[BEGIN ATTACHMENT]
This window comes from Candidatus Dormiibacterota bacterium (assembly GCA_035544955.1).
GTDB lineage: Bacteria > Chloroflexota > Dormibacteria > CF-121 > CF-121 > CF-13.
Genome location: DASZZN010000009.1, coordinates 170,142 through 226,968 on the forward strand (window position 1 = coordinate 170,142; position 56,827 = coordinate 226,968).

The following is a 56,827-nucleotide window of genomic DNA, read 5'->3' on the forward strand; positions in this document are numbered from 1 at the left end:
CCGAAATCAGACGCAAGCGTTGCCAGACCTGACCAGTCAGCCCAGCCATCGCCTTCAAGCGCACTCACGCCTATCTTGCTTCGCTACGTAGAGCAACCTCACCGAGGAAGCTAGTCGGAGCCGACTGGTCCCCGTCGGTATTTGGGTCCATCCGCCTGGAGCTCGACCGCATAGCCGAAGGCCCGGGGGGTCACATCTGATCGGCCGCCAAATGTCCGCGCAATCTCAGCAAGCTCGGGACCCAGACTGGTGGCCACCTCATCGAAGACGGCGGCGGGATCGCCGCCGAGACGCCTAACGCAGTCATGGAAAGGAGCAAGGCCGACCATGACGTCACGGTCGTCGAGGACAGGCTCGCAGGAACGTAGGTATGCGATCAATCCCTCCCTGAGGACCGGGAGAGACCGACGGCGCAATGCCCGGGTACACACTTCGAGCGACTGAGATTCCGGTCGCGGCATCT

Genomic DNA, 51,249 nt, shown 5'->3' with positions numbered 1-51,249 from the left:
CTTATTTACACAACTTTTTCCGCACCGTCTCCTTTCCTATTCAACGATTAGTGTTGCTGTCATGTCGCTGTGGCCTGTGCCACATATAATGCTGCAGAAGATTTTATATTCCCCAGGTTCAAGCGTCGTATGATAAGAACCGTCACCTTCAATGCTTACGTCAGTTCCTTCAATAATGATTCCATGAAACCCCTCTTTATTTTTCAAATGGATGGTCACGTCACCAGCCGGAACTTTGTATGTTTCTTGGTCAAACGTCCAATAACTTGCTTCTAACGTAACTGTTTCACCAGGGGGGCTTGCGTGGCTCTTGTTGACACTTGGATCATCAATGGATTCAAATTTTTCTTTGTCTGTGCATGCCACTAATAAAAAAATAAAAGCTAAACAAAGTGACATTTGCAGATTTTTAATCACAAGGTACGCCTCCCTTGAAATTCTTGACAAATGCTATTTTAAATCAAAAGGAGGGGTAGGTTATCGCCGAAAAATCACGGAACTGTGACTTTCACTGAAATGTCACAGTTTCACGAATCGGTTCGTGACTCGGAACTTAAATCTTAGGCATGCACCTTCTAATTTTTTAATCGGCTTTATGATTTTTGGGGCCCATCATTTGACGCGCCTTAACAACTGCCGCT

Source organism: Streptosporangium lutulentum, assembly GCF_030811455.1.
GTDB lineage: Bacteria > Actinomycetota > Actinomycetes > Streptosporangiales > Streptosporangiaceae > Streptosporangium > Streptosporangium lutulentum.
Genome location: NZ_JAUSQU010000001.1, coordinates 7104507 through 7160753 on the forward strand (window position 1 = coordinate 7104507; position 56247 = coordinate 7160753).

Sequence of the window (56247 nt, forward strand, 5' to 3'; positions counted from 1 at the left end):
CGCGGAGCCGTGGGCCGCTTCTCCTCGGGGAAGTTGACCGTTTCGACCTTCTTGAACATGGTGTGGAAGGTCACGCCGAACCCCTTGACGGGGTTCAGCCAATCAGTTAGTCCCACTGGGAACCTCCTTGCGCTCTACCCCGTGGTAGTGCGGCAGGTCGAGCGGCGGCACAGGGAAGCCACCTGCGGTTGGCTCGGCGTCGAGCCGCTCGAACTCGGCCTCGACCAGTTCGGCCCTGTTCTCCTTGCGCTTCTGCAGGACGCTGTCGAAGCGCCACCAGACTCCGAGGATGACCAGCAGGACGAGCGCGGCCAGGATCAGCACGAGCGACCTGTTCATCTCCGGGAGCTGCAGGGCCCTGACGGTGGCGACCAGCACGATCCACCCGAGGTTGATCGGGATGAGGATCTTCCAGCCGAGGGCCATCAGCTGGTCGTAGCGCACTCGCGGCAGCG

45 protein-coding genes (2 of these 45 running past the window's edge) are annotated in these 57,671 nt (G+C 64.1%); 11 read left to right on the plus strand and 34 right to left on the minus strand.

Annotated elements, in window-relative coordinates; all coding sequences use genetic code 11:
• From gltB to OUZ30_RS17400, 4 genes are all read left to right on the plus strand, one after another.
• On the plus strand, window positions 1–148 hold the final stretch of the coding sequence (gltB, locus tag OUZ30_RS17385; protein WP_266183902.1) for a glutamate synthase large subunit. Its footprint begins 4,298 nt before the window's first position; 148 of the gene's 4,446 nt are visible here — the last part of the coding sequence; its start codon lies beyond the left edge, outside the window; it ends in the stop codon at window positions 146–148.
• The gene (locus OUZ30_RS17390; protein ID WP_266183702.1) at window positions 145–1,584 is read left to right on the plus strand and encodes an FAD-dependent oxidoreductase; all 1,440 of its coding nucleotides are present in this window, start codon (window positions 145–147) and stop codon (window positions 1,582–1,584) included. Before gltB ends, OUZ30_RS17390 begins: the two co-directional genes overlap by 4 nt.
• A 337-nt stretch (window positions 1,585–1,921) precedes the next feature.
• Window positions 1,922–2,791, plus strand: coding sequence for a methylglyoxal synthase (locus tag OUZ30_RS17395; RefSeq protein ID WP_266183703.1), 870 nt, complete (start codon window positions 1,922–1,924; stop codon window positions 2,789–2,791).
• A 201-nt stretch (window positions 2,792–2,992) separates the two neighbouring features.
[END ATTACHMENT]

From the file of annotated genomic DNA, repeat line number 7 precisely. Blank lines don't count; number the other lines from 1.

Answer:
CTTATTTACACAACTTTTTCCGCACCGTCTCCTTTCCTATTCAACGATTAGTGTTGCTGTCATGTCGCTGTGGCCTGTGCCACATATAATGCTGCAGAAGATTTTATATTCCCCAGGTTCAAGCGTCGTATGATAAGAACCGTCACCTTCAATGCTTACGTCAGTTCCTTCAATAATGATTCCATGAAACCCCTCTTTATTTTTCAAATGGATGGTCACGTCACCAGCCGGAACTTTGTATGTTTCTTGGTCAAACGTCCAATAACTTGCTTCTAACGTAACTGTTTCACCAGGGGGGCTTGCGTGGCTCTTGTTGACACTTGGATCATCAATGGATTCAAATTTTTCTTTGTCTGTGCATGCCACTAATAAAAAAATAAAAGCTAAACAAAGTGACATTTGCAGATTTTTAATCACAAGGTACGCCTCCCTTGAAATTCTTGACAAATGCTATTTTAAATCAAAAGGAGGGGTAGGTTATCGCCGAAAAATCACGGAACTGTGACTTTCACTGAAATGTCACAGTTTCACGAATCGGTTCGTGACTCGGAACTTAAATCTTAGGCATGCACCTTCTAATTTTTTAATCGGCTTTATGATTTTTGGGGCCCATCATTTGACGCGCCTTAACAACTGCCGCT